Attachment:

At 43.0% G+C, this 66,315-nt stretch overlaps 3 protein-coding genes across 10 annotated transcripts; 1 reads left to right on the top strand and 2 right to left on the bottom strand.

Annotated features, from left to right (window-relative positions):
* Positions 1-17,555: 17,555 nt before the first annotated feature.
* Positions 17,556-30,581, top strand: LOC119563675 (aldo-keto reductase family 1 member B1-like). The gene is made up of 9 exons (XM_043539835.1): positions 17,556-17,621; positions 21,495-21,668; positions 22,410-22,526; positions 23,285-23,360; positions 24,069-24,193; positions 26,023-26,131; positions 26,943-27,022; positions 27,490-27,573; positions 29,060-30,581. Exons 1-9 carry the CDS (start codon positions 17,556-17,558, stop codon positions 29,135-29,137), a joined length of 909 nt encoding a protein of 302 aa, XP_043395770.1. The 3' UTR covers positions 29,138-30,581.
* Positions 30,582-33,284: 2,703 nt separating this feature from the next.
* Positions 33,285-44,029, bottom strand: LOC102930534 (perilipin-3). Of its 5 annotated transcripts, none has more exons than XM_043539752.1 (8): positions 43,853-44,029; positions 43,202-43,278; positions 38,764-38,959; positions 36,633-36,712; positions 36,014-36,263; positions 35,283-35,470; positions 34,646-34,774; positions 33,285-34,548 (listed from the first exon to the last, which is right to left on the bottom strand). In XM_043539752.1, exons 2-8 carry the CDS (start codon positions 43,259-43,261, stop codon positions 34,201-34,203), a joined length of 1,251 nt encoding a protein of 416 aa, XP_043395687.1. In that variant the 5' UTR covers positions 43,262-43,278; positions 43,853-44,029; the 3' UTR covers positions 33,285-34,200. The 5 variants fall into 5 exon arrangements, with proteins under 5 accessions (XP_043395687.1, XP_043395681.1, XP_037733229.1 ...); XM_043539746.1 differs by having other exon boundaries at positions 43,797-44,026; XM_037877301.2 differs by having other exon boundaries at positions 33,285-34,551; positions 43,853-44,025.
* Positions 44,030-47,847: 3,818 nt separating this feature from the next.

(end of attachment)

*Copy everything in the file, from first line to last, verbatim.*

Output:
At 43.0% G+C, this 66,315-nt stretch overlaps 3 protein-coding genes across 10 annotated transcripts; 1 reads left to right on the top strand and 2 right to left on the bottom strand.

Annotated features, from left to right (window-relative positions):
* Positions 1-17,555: 17,555 nt before the first annotated feature.
* Positions 17,556-30,581, top strand: LOC119563675 (aldo-keto reductase family 1 member B1-like). The gene is made up of 9 exons (XM_043539835.1): positions 17,556-17,621; positions 21,495-21,668; positions 22,410-22,526; positions 23,285-23,360; positions 24,069-24,193; positions 26,023-26,131; positions 26,943-27,022; positions 27,490-27,573; positions 29,060-30,581. Exons 1-9 carry the CDS (start codon positions 17,556-17,558, stop codon positions 29,135-29,137), a joined length of 909 nt encoding a protein of 302 aa, XP_043395770.1. The 3' UTR covers positions 29,138-30,581.
* Positions 30,582-33,284: 2,703 nt separating this feature from the next.
* Positions 33,285-44,029, bottom strand: LOC102930534 (perilipin-3). Of its 5 annotated transcripts, none has more exons than XM_043539752.1 (8): positions 43,853-44,029; positions 43,202-43,278; positions 38,764-38,959; positions 36,633-36,712; positions 36,014-36,263; positions 35,283-35,470; positions 34,646-34,774; positions 33,285-34,548 (listed from the first exon to the last, which is right to left on the bottom strand). In XM_043539752.1, exons 2-8 carry the CDS (start codon positions 43,259-43,261, stop codon positions 34,201-34,203), a joined length of 1,251 nt encoding a protein of 416 aa, XP_043395687.1. In that variant the 5' UTR covers positions 43,262-43,278; positions 43,853-44,029; the 3' UTR covers positions 33,285-34,200. The 5 variants fall into 5 exon arrangements, with proteins under 5 accessions (XP_043395687.1, XP_043395681.1, XP_037733229.1 ...); XM_043539746.1 differs by having other exon boundaries at positions 43,797-44,026; XM_037877301.2 differs by having other exon boundaries at positions 33,285-34,551; positions 43,853-44,025.
* Positions 44,030-47,847: 3,818 nt separating this feature from the next.